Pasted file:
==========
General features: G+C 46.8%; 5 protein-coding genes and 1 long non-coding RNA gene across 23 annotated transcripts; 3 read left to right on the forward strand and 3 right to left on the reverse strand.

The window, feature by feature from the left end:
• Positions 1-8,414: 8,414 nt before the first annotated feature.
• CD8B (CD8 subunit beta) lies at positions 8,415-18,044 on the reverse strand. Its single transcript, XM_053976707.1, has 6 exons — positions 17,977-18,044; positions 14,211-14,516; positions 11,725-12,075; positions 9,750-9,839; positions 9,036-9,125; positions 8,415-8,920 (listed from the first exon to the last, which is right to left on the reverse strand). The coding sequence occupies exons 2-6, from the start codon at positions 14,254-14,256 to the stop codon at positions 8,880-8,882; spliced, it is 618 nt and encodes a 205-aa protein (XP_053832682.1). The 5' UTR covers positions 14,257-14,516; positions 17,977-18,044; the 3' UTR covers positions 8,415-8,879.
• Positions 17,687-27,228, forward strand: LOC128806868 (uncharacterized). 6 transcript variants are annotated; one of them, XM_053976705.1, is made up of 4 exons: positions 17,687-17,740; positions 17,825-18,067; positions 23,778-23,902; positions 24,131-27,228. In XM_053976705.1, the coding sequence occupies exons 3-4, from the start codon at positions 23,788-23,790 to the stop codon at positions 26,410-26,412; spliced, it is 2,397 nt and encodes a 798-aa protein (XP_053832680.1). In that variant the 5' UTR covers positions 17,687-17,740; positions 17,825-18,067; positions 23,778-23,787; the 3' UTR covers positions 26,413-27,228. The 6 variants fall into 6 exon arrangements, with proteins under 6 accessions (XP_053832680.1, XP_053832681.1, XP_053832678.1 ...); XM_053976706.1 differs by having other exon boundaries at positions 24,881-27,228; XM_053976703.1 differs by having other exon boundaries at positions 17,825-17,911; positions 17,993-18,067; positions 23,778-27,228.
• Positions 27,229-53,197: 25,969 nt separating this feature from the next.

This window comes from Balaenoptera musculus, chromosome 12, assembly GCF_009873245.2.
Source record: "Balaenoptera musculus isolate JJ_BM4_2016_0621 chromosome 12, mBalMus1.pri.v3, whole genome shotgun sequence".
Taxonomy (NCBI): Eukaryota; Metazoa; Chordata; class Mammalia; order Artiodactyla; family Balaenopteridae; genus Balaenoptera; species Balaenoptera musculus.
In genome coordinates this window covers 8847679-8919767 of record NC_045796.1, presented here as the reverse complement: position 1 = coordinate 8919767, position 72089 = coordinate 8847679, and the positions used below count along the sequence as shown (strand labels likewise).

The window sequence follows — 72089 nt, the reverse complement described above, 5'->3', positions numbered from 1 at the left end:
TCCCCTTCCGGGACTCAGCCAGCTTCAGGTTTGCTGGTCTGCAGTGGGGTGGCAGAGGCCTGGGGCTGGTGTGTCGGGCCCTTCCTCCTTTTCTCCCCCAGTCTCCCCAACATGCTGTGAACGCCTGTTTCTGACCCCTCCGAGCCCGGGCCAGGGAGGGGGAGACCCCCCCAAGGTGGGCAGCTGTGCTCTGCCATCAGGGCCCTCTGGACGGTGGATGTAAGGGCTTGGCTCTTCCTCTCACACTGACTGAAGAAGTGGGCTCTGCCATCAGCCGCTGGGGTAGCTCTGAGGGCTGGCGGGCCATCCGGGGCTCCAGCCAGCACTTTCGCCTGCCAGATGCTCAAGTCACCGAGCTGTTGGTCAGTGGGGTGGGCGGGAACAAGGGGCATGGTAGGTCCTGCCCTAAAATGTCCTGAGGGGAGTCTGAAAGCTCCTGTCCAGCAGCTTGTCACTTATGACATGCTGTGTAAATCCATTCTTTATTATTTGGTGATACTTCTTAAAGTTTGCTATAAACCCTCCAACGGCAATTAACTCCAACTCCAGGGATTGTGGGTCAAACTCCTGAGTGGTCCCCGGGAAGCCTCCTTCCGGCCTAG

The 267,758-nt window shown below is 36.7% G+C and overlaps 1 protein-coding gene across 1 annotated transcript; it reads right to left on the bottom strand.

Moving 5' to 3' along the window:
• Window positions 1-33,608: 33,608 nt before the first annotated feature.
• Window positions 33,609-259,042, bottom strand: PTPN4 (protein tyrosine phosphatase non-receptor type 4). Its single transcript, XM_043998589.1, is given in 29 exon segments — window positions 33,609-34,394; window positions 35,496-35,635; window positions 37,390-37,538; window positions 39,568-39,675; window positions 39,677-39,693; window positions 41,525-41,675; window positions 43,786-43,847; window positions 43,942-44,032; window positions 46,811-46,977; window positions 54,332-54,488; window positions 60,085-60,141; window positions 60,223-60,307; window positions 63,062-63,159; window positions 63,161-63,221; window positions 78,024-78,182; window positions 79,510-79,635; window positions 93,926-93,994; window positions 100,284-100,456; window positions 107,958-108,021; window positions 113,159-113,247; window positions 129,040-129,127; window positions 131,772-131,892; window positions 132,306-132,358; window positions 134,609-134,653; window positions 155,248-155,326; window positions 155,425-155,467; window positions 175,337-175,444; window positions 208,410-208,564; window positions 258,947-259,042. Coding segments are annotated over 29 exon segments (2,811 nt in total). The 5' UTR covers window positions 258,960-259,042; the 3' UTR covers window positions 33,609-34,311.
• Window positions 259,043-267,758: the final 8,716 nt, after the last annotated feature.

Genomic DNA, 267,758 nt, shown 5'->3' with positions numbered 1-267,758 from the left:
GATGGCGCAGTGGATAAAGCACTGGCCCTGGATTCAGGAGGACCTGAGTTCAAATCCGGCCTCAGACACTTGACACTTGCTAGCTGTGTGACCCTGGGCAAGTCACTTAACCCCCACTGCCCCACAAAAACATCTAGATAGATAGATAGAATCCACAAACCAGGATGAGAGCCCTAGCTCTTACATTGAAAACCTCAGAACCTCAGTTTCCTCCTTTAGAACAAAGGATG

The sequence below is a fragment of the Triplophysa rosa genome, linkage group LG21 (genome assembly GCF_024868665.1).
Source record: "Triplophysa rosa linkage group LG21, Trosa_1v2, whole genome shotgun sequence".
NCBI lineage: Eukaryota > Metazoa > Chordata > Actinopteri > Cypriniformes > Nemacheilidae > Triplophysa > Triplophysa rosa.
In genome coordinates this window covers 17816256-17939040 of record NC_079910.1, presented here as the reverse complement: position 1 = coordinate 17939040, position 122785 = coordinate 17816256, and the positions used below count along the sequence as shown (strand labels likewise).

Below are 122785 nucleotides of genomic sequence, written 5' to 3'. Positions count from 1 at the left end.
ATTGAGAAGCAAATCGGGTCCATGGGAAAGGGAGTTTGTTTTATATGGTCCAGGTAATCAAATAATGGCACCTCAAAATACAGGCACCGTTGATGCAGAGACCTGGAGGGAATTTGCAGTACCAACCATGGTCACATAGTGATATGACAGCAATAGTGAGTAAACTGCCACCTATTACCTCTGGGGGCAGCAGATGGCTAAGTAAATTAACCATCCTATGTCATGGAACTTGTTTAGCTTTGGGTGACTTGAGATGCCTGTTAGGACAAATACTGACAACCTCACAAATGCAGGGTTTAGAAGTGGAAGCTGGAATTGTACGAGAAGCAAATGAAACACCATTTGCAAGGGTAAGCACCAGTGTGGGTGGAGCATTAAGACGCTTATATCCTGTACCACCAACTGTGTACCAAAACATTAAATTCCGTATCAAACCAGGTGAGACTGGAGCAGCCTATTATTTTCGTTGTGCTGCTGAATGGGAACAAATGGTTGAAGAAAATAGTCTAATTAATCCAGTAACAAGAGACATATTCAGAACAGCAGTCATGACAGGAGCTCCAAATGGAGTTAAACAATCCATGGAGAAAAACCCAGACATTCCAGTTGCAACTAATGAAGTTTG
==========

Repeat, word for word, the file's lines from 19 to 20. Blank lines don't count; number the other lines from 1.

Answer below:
GATGGCGCAGTGGATAAAGCACTGGCCCTGGATTCAGGAGGACCTGAGTTCAAATCCGGCCTCAGACACTTGACACTTGCTAGCTGTGTGACCCTGGGCAAGTCACTTAACCCCCACTGCCCCACAAAAACATCTAGATAGATAGATAGAATCCACAAACCAGGATGAGAGCCCTAGCTCTTACATTGAAAACCTCAGAACCTCAGTTTCCTCCTTTAGAACAAAGGATG

The sequence below is a fragment of the Triplophysa rosa genome, linkage group LG21 (genome assembly GCF_024868665.1).